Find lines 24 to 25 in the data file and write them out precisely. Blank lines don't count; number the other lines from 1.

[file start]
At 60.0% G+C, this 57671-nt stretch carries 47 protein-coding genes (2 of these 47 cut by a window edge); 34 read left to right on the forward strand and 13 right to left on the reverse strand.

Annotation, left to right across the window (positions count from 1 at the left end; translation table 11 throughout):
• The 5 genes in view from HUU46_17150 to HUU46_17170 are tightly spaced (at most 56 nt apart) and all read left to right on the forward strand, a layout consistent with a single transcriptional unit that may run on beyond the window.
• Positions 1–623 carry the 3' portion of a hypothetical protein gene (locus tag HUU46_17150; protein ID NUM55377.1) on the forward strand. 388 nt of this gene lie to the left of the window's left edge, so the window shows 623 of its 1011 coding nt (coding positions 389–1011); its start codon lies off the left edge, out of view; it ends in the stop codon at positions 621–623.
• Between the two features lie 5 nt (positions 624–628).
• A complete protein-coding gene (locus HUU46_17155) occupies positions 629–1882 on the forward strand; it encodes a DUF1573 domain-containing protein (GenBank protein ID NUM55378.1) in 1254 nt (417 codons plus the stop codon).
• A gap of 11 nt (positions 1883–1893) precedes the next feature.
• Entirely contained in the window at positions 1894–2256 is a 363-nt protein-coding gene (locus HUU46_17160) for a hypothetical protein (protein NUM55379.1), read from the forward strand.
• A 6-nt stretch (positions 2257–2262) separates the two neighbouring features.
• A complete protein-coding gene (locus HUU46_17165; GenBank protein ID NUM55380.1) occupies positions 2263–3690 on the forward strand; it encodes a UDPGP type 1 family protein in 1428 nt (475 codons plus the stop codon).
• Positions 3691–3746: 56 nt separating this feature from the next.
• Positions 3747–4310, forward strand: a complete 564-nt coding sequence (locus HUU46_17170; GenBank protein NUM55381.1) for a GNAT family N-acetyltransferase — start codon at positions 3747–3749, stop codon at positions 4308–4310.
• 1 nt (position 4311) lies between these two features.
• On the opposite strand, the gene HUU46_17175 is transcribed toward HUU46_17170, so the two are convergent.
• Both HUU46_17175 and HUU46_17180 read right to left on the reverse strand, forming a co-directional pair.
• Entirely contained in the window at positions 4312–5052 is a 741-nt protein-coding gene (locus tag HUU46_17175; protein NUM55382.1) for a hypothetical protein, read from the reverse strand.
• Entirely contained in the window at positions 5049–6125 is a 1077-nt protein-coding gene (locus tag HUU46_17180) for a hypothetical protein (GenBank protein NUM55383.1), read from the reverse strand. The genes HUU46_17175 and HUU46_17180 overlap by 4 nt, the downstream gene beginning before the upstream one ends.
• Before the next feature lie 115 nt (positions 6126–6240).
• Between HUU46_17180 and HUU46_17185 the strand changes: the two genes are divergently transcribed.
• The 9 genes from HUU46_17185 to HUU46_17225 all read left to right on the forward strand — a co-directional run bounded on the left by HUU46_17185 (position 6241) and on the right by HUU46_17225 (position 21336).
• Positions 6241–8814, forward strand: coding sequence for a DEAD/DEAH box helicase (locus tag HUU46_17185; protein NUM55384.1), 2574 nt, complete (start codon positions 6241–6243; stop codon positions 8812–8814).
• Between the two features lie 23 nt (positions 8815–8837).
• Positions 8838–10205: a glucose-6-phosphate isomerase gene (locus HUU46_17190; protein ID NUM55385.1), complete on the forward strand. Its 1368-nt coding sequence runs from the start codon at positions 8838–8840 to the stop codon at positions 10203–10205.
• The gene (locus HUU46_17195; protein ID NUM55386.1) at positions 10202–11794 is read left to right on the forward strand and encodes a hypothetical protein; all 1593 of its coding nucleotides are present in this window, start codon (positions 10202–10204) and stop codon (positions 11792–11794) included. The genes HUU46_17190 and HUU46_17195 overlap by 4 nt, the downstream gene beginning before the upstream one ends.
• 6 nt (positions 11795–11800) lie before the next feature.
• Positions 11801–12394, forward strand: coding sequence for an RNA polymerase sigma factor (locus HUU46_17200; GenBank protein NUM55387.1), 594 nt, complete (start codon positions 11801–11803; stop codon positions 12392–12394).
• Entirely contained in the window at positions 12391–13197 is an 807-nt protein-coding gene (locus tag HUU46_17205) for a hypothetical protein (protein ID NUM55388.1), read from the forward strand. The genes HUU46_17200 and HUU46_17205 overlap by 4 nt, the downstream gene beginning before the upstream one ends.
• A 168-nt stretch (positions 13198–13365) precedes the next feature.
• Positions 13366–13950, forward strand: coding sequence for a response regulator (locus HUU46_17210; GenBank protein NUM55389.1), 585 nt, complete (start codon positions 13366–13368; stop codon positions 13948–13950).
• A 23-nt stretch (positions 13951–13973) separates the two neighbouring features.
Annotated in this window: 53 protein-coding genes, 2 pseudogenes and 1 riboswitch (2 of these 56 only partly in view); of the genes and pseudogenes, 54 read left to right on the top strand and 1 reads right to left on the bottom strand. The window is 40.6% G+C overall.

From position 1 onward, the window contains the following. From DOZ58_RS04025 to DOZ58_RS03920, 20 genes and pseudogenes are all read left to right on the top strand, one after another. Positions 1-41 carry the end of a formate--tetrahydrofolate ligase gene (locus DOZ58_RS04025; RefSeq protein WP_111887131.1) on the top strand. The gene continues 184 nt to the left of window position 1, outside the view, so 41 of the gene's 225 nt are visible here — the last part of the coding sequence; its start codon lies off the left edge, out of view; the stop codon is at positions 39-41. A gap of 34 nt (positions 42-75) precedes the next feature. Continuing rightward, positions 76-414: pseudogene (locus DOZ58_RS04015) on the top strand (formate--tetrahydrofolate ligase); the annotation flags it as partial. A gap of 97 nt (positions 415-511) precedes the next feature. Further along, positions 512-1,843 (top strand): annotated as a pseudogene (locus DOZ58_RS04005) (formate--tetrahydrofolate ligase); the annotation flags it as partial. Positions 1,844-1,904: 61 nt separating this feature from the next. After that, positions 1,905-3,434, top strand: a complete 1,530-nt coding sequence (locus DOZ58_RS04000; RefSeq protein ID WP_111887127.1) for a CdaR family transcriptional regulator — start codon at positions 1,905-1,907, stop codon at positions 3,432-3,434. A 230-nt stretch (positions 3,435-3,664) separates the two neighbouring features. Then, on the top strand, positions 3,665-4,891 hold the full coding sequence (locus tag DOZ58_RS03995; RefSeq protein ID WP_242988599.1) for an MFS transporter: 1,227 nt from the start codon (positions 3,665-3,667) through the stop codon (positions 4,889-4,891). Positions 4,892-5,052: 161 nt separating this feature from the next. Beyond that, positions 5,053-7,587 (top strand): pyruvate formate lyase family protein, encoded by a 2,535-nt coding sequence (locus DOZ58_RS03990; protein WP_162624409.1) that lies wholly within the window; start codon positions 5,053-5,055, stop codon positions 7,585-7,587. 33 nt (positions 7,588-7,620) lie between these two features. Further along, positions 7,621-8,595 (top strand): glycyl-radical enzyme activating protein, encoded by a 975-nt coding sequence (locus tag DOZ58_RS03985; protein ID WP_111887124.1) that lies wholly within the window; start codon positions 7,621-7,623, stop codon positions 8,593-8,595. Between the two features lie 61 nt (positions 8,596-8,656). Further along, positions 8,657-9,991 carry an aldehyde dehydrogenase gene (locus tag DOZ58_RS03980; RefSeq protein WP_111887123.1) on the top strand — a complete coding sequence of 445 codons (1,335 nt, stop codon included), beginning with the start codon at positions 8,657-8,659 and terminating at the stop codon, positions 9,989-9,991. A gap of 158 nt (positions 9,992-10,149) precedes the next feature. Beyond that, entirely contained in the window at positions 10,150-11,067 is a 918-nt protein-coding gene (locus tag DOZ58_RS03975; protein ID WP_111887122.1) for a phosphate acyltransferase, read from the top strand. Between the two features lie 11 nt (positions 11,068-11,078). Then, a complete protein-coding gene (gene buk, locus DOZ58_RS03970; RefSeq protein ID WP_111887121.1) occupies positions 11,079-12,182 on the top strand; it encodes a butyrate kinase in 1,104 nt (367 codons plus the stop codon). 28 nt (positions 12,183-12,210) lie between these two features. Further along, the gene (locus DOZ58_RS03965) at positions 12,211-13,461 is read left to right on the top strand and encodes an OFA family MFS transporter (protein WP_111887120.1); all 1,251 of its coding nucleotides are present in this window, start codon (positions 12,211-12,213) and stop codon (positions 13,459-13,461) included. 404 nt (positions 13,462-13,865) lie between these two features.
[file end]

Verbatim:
• The gene (locus HUU46_17195; protein ID NUM55386.1) at positions 10202–11794 is read left to right on the forward strand and encodes a hypothetical protein; all 1593 of its coding nucleotides are present in this window, start codon (positions 10202–10204) and stop codon (positions 11792–11794) included. The genes HUU46_17190 and HUU46_17195 overlap by 4 nt, the downstream gene beginning before the upstream one ends.
• 6 nt (positions 11795–11800) lie before the next feature.